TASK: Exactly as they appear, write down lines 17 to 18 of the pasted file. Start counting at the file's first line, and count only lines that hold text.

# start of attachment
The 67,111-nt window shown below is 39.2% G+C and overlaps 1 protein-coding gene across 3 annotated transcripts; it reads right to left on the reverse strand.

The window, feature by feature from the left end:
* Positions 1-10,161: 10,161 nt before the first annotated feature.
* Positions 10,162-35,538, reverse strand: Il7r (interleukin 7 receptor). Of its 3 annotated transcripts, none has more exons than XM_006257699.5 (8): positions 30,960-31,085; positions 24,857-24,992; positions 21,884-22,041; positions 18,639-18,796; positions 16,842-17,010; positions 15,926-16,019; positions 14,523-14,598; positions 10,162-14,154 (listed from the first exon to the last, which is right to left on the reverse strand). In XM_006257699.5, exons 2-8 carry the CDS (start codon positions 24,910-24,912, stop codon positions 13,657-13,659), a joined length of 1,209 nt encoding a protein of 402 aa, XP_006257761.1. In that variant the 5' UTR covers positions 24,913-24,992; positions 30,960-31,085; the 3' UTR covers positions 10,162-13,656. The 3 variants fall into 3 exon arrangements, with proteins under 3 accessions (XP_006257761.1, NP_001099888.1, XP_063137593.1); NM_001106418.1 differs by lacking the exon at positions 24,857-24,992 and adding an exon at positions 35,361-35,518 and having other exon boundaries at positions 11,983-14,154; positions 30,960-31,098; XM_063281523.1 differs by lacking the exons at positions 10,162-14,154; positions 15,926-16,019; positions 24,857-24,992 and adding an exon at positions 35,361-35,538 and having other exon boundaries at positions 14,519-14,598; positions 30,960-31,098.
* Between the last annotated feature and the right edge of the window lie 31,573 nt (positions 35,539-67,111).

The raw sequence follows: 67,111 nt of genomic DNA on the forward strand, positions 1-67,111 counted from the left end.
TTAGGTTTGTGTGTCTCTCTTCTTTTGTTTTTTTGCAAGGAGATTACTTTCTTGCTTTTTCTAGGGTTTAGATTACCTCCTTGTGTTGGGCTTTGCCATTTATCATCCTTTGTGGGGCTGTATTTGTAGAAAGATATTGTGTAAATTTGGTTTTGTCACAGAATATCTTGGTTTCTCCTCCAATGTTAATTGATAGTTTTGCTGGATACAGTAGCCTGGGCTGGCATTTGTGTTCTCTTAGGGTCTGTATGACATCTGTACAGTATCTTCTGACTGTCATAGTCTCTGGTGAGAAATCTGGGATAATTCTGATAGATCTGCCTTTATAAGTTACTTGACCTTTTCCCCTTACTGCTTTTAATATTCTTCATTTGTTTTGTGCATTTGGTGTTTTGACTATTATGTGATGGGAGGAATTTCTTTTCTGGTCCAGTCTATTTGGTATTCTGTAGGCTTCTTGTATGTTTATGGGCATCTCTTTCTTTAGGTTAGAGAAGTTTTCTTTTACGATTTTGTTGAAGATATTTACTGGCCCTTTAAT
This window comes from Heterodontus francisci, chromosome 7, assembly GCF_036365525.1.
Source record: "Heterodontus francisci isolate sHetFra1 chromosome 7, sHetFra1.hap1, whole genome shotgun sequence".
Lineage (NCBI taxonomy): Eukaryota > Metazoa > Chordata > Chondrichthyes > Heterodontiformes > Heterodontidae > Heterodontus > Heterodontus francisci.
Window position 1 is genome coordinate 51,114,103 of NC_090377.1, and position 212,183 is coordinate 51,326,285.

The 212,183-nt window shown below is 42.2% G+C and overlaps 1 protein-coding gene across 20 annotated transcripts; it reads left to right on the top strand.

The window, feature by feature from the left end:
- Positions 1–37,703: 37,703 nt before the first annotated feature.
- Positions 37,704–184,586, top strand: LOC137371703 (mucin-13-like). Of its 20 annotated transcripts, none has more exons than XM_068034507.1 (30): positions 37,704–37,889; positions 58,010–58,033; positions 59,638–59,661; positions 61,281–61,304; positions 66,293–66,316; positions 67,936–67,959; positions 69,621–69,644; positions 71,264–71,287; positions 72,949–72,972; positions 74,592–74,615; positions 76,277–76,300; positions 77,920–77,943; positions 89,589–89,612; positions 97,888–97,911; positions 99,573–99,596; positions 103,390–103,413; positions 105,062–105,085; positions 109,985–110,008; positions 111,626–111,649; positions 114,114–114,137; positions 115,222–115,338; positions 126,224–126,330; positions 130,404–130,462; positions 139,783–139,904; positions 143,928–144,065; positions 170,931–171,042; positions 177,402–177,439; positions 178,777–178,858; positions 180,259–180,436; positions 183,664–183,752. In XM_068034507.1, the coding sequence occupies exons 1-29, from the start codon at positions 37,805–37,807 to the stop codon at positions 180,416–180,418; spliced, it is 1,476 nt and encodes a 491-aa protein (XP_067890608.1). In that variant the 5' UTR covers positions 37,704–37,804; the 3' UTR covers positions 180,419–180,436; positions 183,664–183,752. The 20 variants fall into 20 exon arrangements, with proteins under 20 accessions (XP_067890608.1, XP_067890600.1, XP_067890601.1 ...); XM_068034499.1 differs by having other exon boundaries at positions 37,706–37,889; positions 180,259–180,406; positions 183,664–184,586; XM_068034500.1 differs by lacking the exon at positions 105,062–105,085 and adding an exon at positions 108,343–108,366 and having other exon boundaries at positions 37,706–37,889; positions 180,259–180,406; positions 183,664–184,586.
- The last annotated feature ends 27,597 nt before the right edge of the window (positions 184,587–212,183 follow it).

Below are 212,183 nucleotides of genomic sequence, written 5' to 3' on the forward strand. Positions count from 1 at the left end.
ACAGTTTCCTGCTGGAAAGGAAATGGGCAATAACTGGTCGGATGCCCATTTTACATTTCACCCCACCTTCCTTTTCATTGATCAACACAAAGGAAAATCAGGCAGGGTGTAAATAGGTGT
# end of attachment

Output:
Below are 212,183 nucleotides of genomic sequence, written 5' to 3' on the forward strand. Positions count from 1 at the left end.
ACAGTTTCCTGCTGGAAAGGAAATGGGCAATAACTGGTCGGATGCCCATTTTACATTTCACCCCACCTTCCTTTTCATTGATCAACACAAAGGAAAATCAGGCAGGGTGTAAATAGGTGT